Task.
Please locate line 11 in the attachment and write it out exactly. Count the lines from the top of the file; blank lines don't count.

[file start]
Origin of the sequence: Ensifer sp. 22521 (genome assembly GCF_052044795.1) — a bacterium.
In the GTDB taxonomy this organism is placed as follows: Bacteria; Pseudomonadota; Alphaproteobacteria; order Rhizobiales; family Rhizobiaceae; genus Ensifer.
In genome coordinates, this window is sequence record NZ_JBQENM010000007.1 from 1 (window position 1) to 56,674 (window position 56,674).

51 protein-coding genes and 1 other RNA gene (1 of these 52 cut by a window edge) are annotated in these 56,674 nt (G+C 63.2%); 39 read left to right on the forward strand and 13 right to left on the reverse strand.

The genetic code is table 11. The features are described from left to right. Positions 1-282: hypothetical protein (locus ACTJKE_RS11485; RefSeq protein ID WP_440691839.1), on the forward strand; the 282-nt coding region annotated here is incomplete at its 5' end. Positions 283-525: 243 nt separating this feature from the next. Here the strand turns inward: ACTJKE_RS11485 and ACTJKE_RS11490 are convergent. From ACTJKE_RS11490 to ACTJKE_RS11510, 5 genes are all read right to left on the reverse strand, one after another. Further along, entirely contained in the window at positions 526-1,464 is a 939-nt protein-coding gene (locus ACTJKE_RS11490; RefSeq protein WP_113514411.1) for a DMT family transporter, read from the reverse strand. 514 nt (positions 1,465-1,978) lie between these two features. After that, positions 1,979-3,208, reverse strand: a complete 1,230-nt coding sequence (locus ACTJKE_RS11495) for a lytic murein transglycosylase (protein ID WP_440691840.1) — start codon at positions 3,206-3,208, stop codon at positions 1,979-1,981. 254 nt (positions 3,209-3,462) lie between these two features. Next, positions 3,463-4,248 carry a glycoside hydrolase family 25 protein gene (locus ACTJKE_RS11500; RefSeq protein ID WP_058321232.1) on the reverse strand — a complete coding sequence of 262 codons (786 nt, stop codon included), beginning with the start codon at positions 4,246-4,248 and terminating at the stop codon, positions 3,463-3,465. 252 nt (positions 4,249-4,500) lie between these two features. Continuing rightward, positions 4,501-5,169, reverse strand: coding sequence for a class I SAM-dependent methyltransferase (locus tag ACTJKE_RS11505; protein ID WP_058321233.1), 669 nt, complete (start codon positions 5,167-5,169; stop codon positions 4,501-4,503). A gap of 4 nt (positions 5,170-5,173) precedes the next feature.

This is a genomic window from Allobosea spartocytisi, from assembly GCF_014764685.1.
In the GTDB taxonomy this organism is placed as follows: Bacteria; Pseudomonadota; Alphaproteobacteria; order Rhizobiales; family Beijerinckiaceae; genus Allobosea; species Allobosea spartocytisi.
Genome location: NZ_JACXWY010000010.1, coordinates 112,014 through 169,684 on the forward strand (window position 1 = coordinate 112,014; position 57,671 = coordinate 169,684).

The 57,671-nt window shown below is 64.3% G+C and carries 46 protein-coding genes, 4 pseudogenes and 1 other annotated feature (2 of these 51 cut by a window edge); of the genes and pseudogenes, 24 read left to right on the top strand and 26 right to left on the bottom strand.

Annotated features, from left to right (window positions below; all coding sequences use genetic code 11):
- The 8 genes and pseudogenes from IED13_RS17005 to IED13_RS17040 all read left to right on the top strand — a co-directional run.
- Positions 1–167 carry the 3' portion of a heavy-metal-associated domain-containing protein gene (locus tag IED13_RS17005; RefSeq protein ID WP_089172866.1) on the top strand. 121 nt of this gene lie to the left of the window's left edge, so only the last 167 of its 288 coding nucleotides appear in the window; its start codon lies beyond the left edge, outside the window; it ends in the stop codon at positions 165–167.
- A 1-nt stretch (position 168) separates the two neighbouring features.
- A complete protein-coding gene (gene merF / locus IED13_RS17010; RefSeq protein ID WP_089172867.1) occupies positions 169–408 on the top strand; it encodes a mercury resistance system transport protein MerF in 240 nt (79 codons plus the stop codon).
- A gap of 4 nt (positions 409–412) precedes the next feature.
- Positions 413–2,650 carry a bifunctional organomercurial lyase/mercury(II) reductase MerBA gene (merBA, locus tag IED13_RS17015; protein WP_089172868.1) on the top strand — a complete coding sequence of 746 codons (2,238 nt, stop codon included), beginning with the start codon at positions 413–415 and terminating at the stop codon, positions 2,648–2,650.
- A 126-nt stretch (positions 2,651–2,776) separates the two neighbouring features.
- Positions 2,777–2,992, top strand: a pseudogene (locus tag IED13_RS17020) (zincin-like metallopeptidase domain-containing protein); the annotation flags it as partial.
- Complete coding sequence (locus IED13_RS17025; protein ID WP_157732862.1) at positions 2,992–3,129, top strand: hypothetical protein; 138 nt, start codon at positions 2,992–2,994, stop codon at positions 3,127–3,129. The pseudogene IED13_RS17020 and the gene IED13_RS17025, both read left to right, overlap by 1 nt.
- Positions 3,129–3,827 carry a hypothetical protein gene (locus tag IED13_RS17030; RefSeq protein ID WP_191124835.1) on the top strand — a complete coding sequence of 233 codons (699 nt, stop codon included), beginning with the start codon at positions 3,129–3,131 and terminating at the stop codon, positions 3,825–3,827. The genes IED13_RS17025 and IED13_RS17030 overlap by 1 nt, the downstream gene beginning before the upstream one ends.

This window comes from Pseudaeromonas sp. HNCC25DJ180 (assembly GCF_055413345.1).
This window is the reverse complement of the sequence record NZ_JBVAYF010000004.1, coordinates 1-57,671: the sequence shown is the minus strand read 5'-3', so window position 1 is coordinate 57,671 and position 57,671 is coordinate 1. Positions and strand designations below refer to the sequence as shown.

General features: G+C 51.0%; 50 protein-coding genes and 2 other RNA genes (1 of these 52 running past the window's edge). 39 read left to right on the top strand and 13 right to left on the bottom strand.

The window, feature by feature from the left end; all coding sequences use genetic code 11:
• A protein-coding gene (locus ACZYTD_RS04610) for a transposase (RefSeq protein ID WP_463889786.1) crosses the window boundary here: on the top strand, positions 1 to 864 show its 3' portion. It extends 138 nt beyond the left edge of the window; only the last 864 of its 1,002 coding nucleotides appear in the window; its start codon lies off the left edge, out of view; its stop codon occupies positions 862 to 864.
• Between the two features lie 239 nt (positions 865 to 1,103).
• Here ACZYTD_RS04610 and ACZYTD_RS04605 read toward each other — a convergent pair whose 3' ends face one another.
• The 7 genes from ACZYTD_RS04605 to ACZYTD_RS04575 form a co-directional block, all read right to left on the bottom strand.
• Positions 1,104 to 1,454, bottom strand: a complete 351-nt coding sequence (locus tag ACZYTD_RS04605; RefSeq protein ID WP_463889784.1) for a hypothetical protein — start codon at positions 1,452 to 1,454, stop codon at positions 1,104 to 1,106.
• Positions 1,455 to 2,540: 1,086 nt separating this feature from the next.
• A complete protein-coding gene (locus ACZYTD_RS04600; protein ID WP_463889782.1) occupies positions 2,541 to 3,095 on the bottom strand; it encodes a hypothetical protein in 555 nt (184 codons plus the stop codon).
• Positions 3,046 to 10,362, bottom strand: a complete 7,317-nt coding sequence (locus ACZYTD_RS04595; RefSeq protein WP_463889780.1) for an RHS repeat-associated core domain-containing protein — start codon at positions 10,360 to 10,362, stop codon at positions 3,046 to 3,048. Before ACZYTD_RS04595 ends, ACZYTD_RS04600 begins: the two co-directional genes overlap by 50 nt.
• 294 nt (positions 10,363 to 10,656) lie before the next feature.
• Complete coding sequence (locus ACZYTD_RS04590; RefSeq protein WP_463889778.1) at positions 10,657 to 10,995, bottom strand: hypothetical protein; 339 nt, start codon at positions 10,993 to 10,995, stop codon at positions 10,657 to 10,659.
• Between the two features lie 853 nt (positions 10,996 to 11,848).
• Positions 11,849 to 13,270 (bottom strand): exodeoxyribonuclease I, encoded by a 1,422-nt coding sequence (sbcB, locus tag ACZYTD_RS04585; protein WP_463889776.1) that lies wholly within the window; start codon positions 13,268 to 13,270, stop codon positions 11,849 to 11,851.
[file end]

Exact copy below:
- The 8 genes and pseudogenes from IED13_RS17005 to IED13_RS17040 all read left to right on the top strand — a co-directional run.